12 Beginner Friendly Indoor Hanging Plants That You Can’t Kill


How many plants are too much for a house? The answer to this is very subjective. Beginners might think their home is small, and flooding it with houseplants would make it look too cluttered. But you would be surprised to see how beautiful a house full of plants look. And you don’t need to worry about space.

These unassuming gifts of nature make their own space. Keep it on the desk, fridge, shelf, floor, etc. If you have filled that space or don’t want to clutter it, just hang it on the ceiling. Yes, think about loads of unused space on your roof. 

There are two main methods to do that. You can either hang your plants on a pot hooked to the ceiling or let the creepers flow on the walls. And there is a wide variety of plants that you can hang. So how do you choose the ones ideal for you?

The problem with beginners is that they aren’t used to caring for plants. Understandably, you’re worried about your plants drying about because of your carelessness. But we have a solution for you. Here are listed 12 beautiful hanging plants that require little maintenance.

They would survive the worst of the conditions. You can also call them comfort plants. But one little problem remains. You still have to choose the best out of these beautiful options.

12 Beginner Friendly Indoor Hanging Plants That You Can’t Kill

1. Asparagus Fern

If you have a thing for taking aesthetic shots at home, this houseplant is for you. A native of South Africa, the Asparagus Fern looks best in hanging baskets. Its feathery leaves and white flowers make it a great addition to any decor. 

You can also hang this in front of white walls or keep it on your desk. It would act as a great background accessory. Asparagus Fern can grow as long as six feet, so you might have to shift its position as it grows.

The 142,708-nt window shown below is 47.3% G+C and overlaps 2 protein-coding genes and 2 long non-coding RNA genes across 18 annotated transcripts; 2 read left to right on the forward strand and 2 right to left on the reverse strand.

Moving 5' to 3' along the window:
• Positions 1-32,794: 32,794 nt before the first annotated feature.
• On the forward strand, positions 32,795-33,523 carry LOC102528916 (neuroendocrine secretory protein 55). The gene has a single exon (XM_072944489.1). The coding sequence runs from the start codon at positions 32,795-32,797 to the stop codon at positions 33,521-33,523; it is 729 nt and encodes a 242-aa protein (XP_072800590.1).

Care and Maintenance:

The plant prefers indirect bright sunlight. Make sure the room is well ventilated and allow passage of sunlight. But don’t put it directly in front of the window. Water it as and when the topsoil becomes dry. Mostly, you would need to water it once or twice a week. It is an efficient investment and looks good all year long.

2. Snake Plant

Do you have a traveling job and are struggling to find low maintenance houseplants? Or you want to add a natural touch to your farmhouse? Well, look no further. This snake plant is just what the doctor ordered.

The procrastinator’s delight, the snake plant can survive and thrive in even drought-like conditions. No windows in your room? The snake plant hasn’t got a problem. Moreover, NASA has proven that these long-leaved plants can remove harmful toxins like benzene from your home. They don’t even have insect problems, which makes them an irresistible option for beginners.

Care and maintenance:

The only thing you need to worry about with the snake plant is that it can rot quickly. Don’t let the soil become completely dry. You should ideally water it once every two to six weeks and avoid overwatering it.

3. Hoya Plant

Since our childhood, we have learned that growing plants is an act of patience. It requires consistent maintenance and a lot of patience to grow a plant. But Hoya Plant breaks the stereotypes with its fast-growing speed, ideal for the beginners. 

The pleasant fragrance of these plants will surely make your mornings better. The round leaves and flowers have a waxy surface and are a joy to watch. These plants grow on vines so that you can either plant them on a hanging basket or a wall.

Care and maintenance:

Hoya plants grow well in medium to bright indirect sunlight. Protect them from direct sunlight and artificial light by keeping them away from the windows. You only need to water when the soil is dry.